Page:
The Iris Prize LGBT+ short film festival returns to Cardiff today after last year's event was forced to go online because of the pandemic.

The capital city is hosting the festival at several venues but films will also be viewable across the internet too. Organisers say they are hoping to capture the 84,000 strong online audience they reached last year.

In its fifteenth year, the Iris Prize welcomes filmmakers from around the globe and is a significant event in the international short film festival calendar. 

A BAFTA-qualifying festival for UK films, it features a £30,000 film award, which is the world’s largest short film prize. 

The director of the festival, Berwyn Rowlands, said: “We wanted to continue with the energy and momentum we injected into the festival last year.

"To some extent the festival this year is really two festivals, an in-person experience in Cardiff and an accessible on-line experience for the UK.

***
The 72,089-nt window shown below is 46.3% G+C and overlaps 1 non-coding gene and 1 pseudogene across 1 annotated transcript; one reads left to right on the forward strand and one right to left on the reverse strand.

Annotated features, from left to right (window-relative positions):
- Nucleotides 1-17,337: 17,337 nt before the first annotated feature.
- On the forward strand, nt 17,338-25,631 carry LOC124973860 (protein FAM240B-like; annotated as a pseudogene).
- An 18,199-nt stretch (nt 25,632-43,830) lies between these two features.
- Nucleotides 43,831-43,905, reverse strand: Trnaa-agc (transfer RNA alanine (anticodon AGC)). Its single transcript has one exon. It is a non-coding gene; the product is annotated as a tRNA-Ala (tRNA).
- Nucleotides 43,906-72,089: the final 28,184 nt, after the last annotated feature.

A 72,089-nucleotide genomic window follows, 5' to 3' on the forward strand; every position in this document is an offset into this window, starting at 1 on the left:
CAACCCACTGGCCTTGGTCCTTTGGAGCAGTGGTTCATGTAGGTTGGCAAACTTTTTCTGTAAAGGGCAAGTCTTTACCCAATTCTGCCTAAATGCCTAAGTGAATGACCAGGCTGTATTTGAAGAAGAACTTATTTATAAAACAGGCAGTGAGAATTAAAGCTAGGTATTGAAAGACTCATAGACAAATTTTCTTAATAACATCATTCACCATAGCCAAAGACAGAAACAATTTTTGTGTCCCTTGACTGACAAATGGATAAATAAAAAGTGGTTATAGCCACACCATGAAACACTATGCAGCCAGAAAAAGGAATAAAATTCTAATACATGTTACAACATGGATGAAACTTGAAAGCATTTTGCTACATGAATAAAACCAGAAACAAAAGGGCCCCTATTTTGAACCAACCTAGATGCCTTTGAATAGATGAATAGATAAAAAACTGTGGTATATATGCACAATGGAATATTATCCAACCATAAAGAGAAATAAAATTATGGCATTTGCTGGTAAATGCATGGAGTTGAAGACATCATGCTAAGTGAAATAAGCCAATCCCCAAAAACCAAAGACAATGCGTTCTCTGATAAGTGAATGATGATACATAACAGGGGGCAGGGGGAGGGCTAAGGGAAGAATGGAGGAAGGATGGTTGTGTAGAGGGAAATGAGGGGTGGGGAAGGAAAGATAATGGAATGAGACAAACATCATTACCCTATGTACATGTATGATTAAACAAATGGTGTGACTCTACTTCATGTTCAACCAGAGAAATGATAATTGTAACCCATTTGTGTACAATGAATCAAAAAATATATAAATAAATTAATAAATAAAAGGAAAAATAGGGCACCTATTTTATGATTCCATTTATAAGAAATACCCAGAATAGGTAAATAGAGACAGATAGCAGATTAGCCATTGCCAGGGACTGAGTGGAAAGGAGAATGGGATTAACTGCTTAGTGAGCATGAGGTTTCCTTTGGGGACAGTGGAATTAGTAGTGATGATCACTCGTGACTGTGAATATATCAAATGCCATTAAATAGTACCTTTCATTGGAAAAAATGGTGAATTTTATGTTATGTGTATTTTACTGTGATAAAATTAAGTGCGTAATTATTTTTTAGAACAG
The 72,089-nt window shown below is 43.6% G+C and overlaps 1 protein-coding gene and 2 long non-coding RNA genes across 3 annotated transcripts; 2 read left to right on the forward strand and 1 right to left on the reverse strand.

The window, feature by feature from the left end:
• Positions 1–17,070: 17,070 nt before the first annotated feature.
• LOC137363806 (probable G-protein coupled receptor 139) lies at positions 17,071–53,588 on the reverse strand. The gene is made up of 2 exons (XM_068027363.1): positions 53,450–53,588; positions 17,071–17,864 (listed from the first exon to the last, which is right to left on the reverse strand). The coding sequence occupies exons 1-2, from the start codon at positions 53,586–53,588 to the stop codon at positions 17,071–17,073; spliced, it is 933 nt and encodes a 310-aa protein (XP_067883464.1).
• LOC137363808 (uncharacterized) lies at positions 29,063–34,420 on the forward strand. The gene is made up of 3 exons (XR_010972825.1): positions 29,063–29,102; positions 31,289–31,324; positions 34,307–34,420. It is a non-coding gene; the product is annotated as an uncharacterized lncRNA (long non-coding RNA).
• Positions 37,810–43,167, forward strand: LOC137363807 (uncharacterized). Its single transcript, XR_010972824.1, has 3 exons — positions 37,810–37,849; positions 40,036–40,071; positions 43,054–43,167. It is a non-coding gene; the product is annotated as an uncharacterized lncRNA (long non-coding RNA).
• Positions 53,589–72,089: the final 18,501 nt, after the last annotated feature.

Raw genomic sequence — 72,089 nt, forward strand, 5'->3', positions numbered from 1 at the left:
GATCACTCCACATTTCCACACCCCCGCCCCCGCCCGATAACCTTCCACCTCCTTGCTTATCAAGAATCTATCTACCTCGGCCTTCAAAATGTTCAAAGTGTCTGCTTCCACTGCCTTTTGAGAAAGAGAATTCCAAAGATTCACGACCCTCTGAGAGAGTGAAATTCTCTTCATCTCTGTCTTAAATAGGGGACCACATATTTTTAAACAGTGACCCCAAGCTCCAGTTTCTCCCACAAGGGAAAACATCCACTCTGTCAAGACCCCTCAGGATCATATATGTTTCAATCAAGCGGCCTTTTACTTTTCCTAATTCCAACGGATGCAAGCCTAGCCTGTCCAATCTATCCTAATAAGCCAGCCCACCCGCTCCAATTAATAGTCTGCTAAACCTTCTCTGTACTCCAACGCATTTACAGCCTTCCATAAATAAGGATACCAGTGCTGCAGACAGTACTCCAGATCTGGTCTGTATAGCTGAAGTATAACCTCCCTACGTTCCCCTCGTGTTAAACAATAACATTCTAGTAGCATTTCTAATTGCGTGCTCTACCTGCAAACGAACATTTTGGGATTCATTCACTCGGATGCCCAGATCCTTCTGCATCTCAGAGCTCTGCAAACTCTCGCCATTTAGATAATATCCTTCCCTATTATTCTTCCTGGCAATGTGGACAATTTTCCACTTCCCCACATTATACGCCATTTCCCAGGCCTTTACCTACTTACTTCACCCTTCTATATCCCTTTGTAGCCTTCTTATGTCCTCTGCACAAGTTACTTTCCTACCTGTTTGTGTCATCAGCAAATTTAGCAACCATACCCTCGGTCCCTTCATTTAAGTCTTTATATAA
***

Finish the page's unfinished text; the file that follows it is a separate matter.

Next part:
“We’ve introduced a ‘pay what you can’ policy for all the shorts programmes on-line, allowing us to reduce barriers to access. We are also grateful for the growing number of people who are donating on-line to allow this to happen.”

The National Wales: Cinema audiences will be allowed back to watch the Iris Prize in person for the first time since before the pandemic. Photo: Iris PrizeCinema audiences will be allowed back to watch the Iris Prize in person for the first time since before the pandemic. Photo: Iris Prize

Meanwhile, First Minister Mark Drakeford, said he was delighted to see the return of the Iris Prize: “We value diversity, the strength it gives us, and the pride we have in our LGBTQ+ communities here in Wales.

"Iris allows filmmakers to tell important stories, often not heard through other media. For some people it will mean they see themselves represented for the very first time.

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